Hindustan Times Leadership Summit 2022: Meeting challenges of resetting the pillars of fiscal architecture

Published on Nov 05, 2022 12:19 AM IST

Hindustan Times Leadership Summit 2022: Many envisage a return to fiscal rules to strengthen credibility. But today’s situation offers an opportunity to rethink fiscal rules and the underlying fiscal frameworks.

There is growing evidence that higher inflation is creating new inequalities and higher poverty. (Amal KS/HT photo)
There is growing evidence that higher inflation is creating new inequalities and higher poverty. (Amal KS/HT photo)
ByAnoop Singh

The Covid-19 pandemic brought significant challenges to public finances and necessitated the suspension of fiscal rules across the world. The costs needed to deal with the pandemic — well beyond the stimuli during the Global Financial Crisis (GFC) — raised global debt to record-high levels. The Russia-Ukraine conflict has now compounded this crisis.

The road immediately ahead carries many risks, and the related fiscal policy trade-offs are complex.

First, we are looking at a landscape with much higher public and external debt across the global economy and tightening financial conditions and growing borrowing costs across countries. At the same time, private debt has risen sharply across countries as lockdowns in 2020 closed businesses.

Second, governments face record multi-decade high inflation and urgent demands from food and energy crises, the climate agenda, and population-ageing realities.

Third, evidence is becoming clear that higher inflation is creating new inequalities and higher poverty, compounded by the effects of the pandemic on sectors and income brackets, mainly affecting low-income earners.

Fourth, with fiscal space diminishing, essential services such as health care, education and social safety nets are compromised, especially affecting the most vulnerable, including in advanced countries — exemplified by the recent “Nation’s Report Card” for the United States.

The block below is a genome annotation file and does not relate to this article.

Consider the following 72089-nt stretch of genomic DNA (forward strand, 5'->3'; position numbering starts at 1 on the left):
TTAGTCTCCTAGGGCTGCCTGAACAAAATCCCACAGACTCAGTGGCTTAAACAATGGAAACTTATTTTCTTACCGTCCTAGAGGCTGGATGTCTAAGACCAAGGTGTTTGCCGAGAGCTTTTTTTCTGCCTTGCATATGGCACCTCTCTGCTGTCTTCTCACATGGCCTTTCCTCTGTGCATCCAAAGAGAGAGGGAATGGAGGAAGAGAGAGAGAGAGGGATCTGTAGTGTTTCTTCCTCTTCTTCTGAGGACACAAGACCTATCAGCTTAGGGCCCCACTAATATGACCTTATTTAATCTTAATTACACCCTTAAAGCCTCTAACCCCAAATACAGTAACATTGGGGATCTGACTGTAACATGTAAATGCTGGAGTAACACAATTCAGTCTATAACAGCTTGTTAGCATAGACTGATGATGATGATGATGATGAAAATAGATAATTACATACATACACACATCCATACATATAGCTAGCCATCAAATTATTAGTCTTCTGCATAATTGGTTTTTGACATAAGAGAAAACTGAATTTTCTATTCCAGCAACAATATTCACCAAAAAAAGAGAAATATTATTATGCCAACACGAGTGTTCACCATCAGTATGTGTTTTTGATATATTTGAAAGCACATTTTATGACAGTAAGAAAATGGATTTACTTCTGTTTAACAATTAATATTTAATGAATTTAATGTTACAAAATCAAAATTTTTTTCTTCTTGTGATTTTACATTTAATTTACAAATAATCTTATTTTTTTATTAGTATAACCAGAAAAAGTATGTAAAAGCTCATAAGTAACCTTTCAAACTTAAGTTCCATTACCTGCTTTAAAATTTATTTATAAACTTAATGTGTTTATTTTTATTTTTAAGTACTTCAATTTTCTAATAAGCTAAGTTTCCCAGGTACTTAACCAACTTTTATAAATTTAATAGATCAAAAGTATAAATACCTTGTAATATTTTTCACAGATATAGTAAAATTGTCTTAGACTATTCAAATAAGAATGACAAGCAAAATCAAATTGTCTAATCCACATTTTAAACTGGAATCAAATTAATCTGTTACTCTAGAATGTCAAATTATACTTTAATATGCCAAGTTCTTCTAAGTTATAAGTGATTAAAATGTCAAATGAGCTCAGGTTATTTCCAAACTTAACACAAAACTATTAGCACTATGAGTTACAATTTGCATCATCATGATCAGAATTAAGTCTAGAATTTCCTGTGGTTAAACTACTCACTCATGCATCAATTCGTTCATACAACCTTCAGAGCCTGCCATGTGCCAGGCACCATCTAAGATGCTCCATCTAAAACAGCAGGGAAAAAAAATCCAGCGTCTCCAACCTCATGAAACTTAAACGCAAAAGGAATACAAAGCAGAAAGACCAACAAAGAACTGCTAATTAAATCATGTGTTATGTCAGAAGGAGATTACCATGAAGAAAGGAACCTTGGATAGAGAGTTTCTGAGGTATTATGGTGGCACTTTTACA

Fiscal policy is now at a critical juncture. The challenge is to carefully manage and communicate to markets a budgetary strategy that addresses debt sustainability while catalysing economic activity and meeting the overdue structural and human capital needs critical for rebuilding growth potential.

Many envisage a return to fiscal rules to strengthen credibility. But today’s situation offers an opportunity to rethink fiscal rules and the underlying fiscal frameworks. How can governments make fiscal policy more agile, especially in responding to crises, without undermining fiscal sustainability?

The fiscal architecture is the framework that supports fiscal sustainability. It comprises the fiscal strategy specified in numerical rules or qualitative standards, which needs to be supported by public financial management (PFM) processes and independent fiscal institutions (IFIs).

As we emerge from the pandemic, the challenge arises of resetting the pillars of the fiscal architecture. Should countries return to resetting their fiscal rules in their present form? With productivity and growth falling and inequalities rising, this is not the time to deliver austerity and further affect competitiveness. Instead, a new fiscal strategy is needed. Until recently, international experience supported the view that numerical fiscal rules helped strengthen the credibility of governments’ commitment to fiscal sustainability. However, the challenges to achieving these outcomes were apparent even before the pandemic. For instance, numerical fiscal rules had become pro-cyclically biased, and were not preventing a large debt build-up over time.